|Appears in Collections:||Biological and Environmental Sciences Journal Articles|
|Peer Review Status:||Refereed|
|Title:||Moving From “Doing to” to “Doing With”: Community Participation in Geoenergy Solutions for Net Zero—The Case of Minewater Geothermal|
|Author(s):||Roberts, Jennifer J|
|Citation:||Roberts JJ, Gooding L, Ford R & Dickie J (2023) Moving From “Doing to” to “Doing With”: Community Participation in Geoenergy Solutions for Net Zero—The Case of Minewater Geothermal. <i>Earth Science, Systems and Society</i>, 3, Art. No.: 10071. https://doi.org/10.3389/esss.2023.10071|
|Abstract:||Low carbon geoenergy technologies are anticipated to occupy a range of roles in the transition to a net zero carbon future, and there is growing acknowledgment and awareness of the importance of societal considerations and community participation in the development and implementation of such technologies. Here, we use the example of minewater geothermal to explore the potential to enhance societal benefits of energy transition developments. Minewater geothermal uses the water in abandoned and flooded coal mines to provide low carbon heating and cooling of homes and businesses and thermal energy storage. Many towns and cities worldwide have potential minewater geothermal resource, offering significant potential for technology scale up, and there are a number of projects in development and operation. We outline how such projects could occupy a role beyond technological implementation given factors including the local dimension of the resource, together with its links with a community’s mining and cultural history, and social, political and environmental impacts of coal mine abandonment. We argue that working with communities to deliver these projects is paramount, and outline five key principles and recommendations for community participation to ensure a fair and sustainable net zero transition. While tailored to minewater geothermal projects, the nuances of these recommendations are relevant to other geoenergy developments.|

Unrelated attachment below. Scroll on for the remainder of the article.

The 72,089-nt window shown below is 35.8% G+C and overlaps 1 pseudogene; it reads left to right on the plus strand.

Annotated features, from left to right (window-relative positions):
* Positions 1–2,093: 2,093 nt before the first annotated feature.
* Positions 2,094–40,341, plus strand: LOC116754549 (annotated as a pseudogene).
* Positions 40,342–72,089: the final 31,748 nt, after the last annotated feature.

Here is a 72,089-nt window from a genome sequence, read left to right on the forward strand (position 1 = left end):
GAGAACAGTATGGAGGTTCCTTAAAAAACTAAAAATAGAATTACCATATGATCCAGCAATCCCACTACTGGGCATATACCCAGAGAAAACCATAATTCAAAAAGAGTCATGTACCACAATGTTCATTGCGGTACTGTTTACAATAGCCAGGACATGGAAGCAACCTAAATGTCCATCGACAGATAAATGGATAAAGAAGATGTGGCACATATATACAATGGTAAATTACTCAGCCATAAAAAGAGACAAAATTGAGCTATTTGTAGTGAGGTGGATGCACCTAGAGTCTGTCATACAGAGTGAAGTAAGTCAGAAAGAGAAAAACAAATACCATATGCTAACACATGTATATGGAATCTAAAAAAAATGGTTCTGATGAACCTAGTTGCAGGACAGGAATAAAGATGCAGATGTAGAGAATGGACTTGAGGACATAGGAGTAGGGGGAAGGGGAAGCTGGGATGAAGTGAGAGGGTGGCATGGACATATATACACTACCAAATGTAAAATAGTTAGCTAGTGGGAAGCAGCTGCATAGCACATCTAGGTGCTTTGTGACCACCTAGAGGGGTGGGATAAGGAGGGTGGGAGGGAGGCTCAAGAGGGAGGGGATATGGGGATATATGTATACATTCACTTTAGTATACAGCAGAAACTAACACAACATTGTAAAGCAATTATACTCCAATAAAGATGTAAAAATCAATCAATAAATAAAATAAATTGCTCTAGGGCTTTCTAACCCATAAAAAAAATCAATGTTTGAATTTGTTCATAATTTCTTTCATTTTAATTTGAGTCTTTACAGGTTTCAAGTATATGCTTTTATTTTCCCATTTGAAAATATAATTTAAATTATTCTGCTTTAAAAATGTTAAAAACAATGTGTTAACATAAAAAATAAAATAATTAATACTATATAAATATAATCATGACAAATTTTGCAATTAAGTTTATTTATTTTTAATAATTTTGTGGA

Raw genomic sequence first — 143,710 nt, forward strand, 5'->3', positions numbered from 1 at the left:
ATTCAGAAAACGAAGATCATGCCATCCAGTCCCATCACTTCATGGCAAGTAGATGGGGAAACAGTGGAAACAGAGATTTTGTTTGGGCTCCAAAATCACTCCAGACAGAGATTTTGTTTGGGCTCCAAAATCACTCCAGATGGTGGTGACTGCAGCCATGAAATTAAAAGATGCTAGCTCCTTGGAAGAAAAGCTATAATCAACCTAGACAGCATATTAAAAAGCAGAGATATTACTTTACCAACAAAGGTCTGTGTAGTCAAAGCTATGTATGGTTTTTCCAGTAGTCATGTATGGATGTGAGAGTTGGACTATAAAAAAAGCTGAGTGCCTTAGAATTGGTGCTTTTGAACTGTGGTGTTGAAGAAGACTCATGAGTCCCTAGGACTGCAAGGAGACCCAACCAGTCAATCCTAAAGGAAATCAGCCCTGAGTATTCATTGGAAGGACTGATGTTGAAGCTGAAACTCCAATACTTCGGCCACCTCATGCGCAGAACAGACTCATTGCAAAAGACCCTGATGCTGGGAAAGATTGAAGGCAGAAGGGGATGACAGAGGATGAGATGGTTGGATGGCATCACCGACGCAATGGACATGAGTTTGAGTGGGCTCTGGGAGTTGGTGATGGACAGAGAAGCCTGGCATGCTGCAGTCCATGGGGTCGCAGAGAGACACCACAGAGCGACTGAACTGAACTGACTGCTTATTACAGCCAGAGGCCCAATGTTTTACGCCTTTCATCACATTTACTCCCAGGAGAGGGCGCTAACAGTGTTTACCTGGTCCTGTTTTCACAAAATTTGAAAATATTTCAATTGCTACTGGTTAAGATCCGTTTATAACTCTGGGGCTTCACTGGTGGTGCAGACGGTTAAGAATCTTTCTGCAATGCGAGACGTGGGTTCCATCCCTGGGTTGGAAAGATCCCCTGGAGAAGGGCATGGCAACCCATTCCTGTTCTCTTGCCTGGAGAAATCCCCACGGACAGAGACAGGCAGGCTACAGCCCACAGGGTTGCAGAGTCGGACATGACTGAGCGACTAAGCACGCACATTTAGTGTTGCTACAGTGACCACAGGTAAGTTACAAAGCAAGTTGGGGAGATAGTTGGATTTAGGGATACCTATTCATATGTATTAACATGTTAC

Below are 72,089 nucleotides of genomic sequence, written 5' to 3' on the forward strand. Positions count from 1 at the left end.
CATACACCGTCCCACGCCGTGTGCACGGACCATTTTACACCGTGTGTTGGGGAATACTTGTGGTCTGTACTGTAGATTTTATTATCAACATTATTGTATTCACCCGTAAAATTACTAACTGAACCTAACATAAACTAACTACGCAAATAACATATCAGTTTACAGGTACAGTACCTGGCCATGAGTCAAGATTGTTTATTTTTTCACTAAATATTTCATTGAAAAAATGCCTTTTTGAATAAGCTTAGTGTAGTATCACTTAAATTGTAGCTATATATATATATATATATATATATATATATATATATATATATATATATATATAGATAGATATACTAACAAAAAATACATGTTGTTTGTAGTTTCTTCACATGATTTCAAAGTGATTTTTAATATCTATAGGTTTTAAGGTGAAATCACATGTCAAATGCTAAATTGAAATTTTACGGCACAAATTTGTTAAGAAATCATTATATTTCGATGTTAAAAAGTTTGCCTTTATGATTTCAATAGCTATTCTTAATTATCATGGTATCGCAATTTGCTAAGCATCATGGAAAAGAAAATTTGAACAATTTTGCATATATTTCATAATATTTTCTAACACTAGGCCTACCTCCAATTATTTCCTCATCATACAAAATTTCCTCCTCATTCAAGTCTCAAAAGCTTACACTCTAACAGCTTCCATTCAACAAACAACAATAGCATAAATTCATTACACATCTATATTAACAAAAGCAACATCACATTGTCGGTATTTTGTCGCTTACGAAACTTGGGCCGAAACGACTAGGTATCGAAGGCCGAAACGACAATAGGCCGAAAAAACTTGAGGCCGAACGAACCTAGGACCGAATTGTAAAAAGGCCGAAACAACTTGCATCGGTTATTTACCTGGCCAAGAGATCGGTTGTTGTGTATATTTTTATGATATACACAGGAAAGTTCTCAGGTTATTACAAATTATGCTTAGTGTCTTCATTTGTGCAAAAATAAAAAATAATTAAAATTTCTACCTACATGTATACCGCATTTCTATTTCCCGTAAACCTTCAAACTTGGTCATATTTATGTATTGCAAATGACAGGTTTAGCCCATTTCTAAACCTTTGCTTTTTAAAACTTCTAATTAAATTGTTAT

|Rights:||Copyright © 2023 Roberts, Gooding, Ford and Dickie. This is an open-access article distributed under the terms of the Creative Commons Attribution License (CC BY). The use, distribution or reproduction in other forums is permitted, provided the original author(s) and the copyright owner(s) are credited and that the original publication in this journal is cited, in accordance with accepted academic practice. No use, distribution or reproduction is permitted which does not comply with these terms.|
|ROBERTS esss-03-10071.pdf||Fulltext - Published Version||1.05 MB||Adobe PDF||View/Open|
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